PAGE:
Karl Groning (2001) discusses beauty in Decorated skin: a world survey of body art and about the wide variation in the ways in which different human groups transform the body to beautify it according to local norms. All this seems to underline the variations across time and across cultures in our ideas about beauty. The only consistency seems to be our willingness to go to any lengths to try to become beautiful. But is this really the case? Does beauty vary in significant ways across time and cultures? Moghaddam (2002) argues that there are important consistencies in human conceptions of beauty, and these are closely tied with health. So, in the final analysis, when we ask the question "what is beauty?" we are really also asking, "what is health?"
The beautiful face: taking another look What is a beautiful face? In the nineteenth century Francis Galton (1822-1911) created composite faces by superimposing one photograph of a face on top of another. He discovered that the "average" face that resulted was more beautiful than any of the original faces. The idea that "average-ness" is beautiful is supported by more recent research, using computer technology to create a composite face. There is also some evidence that a composite face made of more attractive faces is even more attractive, but the intriguing question remains: what is it about a composite or "average" face that makes it more attractive? One answer, endorsed by studies of attractiveness using international faces, is that "baby-face" features are seen as more beautiful. Significant features, among others, include a clear skin, and large and widely separated eyes. The most obvious reason being that these features are all interpreted as signs of good health.
The beautiful body: taking another look The case of Marilyn Monroe seems to indicate that what we see as a beautiful body today may not be seen as such tomorrow. Cross cultural studies appear to suggest that a body judged as beautiful in one culture may not be seen as such in another. But is this proposition valid? Not necessarily, because when we look more carefully there do seem to be some important consistencies in what is considered to be a beautiful body.
In this context, Devendra Singh (1992) scrutinised statistics for body measurements for Playboy Magazine centrefolds between 1955 and 1965, and of Miss World contest winners from 1923 to 1987. In line with earlier research, he found that there was a reduction in body weight over the years. Thus, as far as total weight is concerned, the women were getting lighter over time. However, he discovered that the waist-to-hip ratio of these beautiful women remained within a narrow low range. According to Singh, the importance of the waist-to-hip ratio is that it indicates the health of the female and her potential for child bearing. It was found that men between the ages of 25 to 85 show a strong preference for women with this health indicator. This suggests that the preference goes across generations and is not limited to one era. Research involving both males and females suggests that a healthy body is more likely to be seen as a beautiful body. The irony of our situation is that in many cases we are investing more in the beauty industry than we are on health, at least directly. Therefore, we need to rethink the relationship between beauty and health, remembering that health means beauty. Despite variations in taste across cultures and time, there is consistency in a preference for seeing healthy as more beautiful.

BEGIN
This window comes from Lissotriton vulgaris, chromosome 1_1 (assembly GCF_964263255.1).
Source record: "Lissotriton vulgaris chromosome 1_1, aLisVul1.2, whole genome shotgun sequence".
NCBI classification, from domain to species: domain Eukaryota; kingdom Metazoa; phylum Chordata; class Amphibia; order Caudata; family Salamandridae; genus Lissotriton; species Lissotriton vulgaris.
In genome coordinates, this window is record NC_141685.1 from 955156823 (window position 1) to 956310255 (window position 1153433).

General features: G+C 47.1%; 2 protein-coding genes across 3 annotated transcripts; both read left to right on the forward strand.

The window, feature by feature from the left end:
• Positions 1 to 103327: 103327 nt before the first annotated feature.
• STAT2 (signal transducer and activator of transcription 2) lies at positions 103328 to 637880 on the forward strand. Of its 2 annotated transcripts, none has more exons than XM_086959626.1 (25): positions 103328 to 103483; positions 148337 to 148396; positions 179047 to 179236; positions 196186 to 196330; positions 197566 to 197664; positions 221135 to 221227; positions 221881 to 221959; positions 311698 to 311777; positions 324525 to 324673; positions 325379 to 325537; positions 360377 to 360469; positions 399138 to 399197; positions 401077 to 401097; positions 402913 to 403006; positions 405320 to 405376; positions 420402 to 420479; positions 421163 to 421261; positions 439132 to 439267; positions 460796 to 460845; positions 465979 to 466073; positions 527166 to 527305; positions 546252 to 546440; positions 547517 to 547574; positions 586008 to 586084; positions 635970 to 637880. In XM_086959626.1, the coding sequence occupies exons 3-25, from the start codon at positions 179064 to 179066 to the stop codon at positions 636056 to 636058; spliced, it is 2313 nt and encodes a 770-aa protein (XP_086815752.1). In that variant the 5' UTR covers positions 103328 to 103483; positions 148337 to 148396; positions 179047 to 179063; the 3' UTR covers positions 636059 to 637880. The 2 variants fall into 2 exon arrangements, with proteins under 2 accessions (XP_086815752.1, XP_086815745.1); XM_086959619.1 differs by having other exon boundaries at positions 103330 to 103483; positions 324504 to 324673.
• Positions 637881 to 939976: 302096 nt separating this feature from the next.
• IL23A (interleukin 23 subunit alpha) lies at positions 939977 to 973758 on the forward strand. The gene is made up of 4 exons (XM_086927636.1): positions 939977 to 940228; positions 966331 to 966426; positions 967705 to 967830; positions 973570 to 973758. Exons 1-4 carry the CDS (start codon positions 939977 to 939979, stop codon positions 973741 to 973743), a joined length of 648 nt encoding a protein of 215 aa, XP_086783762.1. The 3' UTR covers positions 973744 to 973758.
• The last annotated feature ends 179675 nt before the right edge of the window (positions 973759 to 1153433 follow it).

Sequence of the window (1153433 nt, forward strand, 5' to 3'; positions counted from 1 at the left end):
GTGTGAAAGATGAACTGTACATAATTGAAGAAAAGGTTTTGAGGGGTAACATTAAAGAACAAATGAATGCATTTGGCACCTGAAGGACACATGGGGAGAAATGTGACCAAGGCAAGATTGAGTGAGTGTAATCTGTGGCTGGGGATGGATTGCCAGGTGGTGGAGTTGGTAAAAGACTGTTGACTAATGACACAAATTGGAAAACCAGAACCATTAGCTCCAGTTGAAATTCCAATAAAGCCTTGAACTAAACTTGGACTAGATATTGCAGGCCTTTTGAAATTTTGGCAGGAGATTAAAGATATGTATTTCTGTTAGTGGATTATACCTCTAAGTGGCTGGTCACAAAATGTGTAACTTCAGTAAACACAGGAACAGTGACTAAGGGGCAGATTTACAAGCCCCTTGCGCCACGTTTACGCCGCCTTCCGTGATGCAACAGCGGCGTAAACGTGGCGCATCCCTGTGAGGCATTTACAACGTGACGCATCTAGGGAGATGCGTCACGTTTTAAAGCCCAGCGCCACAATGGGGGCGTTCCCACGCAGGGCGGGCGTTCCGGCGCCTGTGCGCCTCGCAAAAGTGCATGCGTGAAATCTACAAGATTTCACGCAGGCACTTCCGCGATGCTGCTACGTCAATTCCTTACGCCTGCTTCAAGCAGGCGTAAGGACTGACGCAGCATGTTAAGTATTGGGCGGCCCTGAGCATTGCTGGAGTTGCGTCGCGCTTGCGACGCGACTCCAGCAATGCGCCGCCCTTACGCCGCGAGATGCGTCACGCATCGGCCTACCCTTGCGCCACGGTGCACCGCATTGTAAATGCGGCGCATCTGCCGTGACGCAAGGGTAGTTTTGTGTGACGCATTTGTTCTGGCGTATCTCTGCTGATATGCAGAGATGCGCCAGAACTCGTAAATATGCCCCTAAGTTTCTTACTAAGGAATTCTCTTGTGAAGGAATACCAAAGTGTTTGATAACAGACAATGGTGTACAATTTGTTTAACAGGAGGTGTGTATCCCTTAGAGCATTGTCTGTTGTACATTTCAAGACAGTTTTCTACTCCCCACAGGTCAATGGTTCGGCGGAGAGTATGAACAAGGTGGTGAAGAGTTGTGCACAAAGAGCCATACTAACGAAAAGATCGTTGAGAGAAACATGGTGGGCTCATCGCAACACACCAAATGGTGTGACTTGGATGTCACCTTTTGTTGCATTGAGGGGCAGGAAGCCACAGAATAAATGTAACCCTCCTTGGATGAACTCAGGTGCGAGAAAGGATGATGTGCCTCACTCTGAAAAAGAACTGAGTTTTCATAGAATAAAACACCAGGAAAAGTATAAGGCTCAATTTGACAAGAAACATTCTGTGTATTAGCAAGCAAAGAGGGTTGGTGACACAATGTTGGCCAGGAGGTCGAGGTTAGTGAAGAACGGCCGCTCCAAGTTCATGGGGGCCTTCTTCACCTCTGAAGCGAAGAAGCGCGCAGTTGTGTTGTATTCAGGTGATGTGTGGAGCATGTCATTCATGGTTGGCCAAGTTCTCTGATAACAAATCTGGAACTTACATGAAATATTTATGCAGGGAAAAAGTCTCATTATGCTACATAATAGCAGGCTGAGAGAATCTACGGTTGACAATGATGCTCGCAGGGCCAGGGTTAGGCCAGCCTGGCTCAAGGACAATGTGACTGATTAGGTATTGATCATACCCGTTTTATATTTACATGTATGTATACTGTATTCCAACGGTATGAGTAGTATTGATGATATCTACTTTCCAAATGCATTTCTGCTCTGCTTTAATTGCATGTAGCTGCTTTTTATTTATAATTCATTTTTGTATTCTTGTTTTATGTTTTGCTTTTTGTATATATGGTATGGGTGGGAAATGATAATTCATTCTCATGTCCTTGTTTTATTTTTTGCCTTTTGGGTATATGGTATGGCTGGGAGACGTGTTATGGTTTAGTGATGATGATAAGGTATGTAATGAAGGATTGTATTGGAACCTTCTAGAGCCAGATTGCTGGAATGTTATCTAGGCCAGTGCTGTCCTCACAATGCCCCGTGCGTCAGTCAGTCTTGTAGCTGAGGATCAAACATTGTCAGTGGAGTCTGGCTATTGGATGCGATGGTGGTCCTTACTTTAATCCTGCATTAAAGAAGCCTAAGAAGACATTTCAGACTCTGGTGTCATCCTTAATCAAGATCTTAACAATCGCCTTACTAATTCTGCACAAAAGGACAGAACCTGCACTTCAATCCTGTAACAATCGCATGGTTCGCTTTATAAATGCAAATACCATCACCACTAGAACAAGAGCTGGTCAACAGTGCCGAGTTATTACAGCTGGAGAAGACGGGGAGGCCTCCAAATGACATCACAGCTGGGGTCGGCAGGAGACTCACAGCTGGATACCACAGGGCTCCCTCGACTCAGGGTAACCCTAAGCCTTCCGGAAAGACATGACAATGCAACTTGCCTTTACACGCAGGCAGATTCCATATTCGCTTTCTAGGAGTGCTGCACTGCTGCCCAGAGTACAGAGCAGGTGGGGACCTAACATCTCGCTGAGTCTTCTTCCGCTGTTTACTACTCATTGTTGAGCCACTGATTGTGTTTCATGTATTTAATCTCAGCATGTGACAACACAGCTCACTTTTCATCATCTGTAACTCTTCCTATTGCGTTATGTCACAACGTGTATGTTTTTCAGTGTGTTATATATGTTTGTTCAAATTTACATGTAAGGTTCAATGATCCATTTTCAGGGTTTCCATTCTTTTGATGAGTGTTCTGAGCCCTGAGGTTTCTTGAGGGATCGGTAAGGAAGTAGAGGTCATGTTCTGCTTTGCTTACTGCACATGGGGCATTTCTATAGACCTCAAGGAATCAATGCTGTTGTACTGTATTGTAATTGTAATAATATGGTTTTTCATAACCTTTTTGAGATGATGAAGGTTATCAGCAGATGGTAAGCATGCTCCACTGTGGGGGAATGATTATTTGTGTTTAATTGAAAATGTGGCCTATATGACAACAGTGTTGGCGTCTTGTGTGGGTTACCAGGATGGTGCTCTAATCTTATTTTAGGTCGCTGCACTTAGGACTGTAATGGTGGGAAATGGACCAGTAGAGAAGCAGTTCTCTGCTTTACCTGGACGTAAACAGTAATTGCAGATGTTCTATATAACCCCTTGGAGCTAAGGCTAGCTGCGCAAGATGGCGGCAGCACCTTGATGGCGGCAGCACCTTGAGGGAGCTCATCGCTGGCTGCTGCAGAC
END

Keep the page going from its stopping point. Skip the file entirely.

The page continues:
23 july 2003
- Beauty world: introduction. http://www.beautyworlds.com/introduction.htm
- Bulmer M 2003. Francis Galton: pioneer of heredity and biometry. The Johns Hopkins University Press (To be released in October 2003). http://www.francisgalton.com/
- Buss D 2000. Evolutionary Psychology Laboratory, University of Texas, email@example.com
- Callaghan KA (ed) 1994. Ideals of feminine beauty: philosophical, social and cultural dimensions Westport, CT.: Greenwood Press.
- Etcoff NL 2000. Survival of the prettiest: the science of beauty, Abacus Books, www.amazon.com
- Evolutionary significance of human physical attractiveness, Human Factors Research Project, University of Texas. http://www.psy.utexas.edu/psy/htm
- Groning K 2001. Decorated skin: a world survey of body art. Thames and Hudson. http://books.reviewindex.co.uk/reviews_uk/0500283281.html
- Moghaddam FM 2003. Health signals beauty. http://www.healthandage.com/Home/gm
- Singh D 1992. Body fat distribution and female physical attractiveness: An evolutionary perspective. Human Behaviour and Evolution Society Meeting, Albuquerque, New Mexico, July 25, 1992.
- Singh D 1993. Adaptive significance of female physical attractiveness: role of waist-to-hip ratio. Journal of Personality and Social Psychology 65: 293-307.
- Sones M 2000. The Aztecs: ambivalence and beauty, http://www.beautyworlds.com/aztecs.htm
- Sones M 2000. Human beauty, http://www.beautyworlds.com/humanbeauty.htm